For the purposes of this article, products manufactured from components of cannabis will be referred to as “cannabinoid products” and the cannabis plant itself as “botanical cannabis”.

Marijuana is an alternative name for cannabis when it is used as a psychoactive substance; it usually refers to the dried, crushed flowers and leaves.2 Other colloquial names include: pot, dope and weed. Hashish, or hash, usually refers to the resin derived from the cannabis plant.

The Ministry of Health defines four categories of cannabinoid products:

  1. Cannabidiol (CBD) products -
    • Cannabinoid content comprises ≥ 98% CBD (a non-psychoactive component of cannabis – see terminology), and contains no other controlled drug or psychoactive substance
    • No products currently approved by Medsafe in New Zealand
    • There is one unapproved product currently available in New Zealand in two strengths
    • CBD products can be prescribed in the same way as other unapproved prescription medicines, for a three-month period
    • No additional Ministry of Health approval is required

The following classifications refer to products that do not meet the requirements of a CBD product


  1. Pharmaceutical grade cannabinoid products that are approved in New Zealand -
    • Medsafe has assessed the product and determined that it meets acceptable safety and efficacy requirements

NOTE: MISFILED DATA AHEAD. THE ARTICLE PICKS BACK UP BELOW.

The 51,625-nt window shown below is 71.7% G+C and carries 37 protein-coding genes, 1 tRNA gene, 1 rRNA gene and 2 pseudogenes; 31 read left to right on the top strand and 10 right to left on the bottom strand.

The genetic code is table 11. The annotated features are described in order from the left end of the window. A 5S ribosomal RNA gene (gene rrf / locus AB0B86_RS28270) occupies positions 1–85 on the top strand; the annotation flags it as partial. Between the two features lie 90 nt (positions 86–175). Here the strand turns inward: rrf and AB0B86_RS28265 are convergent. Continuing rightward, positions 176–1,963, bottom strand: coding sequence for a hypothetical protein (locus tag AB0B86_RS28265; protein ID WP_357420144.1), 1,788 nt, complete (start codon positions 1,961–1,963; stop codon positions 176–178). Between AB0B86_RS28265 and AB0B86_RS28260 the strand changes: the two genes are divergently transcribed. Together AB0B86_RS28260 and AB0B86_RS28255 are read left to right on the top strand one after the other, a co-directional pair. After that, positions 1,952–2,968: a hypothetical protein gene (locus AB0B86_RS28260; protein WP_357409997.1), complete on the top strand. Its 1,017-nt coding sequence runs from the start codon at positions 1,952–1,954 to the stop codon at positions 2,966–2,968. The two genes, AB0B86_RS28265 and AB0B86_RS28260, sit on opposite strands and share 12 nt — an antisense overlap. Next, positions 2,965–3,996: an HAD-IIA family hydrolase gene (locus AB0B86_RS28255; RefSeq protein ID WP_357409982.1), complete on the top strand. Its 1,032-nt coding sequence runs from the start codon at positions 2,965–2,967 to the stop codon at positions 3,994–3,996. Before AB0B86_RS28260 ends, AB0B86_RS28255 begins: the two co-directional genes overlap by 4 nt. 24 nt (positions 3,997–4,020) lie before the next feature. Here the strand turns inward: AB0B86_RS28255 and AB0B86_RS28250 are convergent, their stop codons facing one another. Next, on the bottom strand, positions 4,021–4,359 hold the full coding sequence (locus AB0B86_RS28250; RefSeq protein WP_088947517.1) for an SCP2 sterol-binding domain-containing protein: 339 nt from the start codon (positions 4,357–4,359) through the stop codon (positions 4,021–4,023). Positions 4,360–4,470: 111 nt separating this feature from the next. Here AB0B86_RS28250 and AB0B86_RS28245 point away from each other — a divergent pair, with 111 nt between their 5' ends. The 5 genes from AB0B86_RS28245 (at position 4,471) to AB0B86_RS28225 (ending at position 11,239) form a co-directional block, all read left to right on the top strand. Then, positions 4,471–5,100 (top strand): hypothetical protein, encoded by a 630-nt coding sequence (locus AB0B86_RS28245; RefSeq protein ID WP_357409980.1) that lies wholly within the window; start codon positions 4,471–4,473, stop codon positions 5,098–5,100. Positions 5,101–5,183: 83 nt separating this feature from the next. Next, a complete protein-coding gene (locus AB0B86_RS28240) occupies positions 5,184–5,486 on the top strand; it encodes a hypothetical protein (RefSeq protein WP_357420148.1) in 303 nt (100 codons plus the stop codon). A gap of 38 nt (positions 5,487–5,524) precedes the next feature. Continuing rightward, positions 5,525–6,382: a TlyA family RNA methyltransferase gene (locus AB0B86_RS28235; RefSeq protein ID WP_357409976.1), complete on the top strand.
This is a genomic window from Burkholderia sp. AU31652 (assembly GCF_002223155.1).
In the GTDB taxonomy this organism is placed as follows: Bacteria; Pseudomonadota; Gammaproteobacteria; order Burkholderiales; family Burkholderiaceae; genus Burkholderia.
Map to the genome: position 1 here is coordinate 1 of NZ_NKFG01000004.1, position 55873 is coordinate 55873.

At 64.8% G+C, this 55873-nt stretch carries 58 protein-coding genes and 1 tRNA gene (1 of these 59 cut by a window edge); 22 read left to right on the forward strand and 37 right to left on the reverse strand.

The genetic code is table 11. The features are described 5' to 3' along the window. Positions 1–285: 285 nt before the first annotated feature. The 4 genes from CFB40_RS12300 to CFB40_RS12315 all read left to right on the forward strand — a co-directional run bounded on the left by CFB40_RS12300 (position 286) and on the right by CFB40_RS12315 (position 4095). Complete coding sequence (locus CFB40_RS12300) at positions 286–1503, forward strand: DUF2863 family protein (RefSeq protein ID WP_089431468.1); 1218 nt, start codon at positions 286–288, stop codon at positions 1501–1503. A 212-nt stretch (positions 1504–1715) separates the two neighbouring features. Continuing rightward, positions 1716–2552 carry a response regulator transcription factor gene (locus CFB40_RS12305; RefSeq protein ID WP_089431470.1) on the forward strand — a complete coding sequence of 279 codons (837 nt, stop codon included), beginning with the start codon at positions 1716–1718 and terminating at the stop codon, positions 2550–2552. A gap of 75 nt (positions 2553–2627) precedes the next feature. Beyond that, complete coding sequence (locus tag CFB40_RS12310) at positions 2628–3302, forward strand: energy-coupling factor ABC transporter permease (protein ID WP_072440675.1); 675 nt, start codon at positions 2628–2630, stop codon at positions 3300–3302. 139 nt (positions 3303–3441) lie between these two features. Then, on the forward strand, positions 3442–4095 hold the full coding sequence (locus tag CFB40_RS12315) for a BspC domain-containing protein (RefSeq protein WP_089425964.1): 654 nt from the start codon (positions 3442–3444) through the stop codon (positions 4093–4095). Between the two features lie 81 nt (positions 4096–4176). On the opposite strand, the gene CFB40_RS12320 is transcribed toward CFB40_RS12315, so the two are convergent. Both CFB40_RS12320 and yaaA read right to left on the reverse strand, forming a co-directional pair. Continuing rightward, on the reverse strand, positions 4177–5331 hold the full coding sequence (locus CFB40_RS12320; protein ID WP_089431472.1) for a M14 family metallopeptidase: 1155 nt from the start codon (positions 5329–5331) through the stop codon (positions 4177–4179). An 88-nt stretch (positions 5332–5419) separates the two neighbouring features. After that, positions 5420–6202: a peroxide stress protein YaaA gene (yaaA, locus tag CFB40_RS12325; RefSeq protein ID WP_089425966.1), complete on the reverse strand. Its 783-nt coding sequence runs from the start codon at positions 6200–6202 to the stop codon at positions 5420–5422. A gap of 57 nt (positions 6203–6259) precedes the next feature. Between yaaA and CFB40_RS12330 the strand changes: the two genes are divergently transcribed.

• Sativex, approved for the treatment of multiple sclerosis symptoms, is the only product that currently meets these requirements in New Zealand
    • Sativex can be prescribed for patients with multiple sclerosis who meet certain criteria (see below), for a one-month period; no additional approval is required
    • Sativex may be prescribed for other patients as an unapproved use, upon application to the Ministry of Health (see below)
    • If other cannabis products become approved in New Zealand, prescribing requirements are likely to be determined on a case-by-case basis

  2. Pharmaceutical grade cannabinoid products that are not approved in New Zealand -
    • Such as a product manufactured by a pharmaceutical company overseas
    • The manufacturer has not applied for approval in New Zealand (or application is pending)
    • An application must be made to the Ministry of Health for approval to prescribe

  3. Non-pharmaceutical grade cannabinoid products -
    • Not manufactured to internationally recognised pharmaceutical standards
    • Such as a product manufactured by a company outside of the pharmaceutical industry
    • An application must be made to the Ministry of Health for approval to prescribe

A flowchart to assist prescribers is available from: www.health.govt.nz/system/files/documents/pages/summary-of-approvals-required-to-prescribe-cannabis-based-products.pdf

CBD products: no approval required to prescribe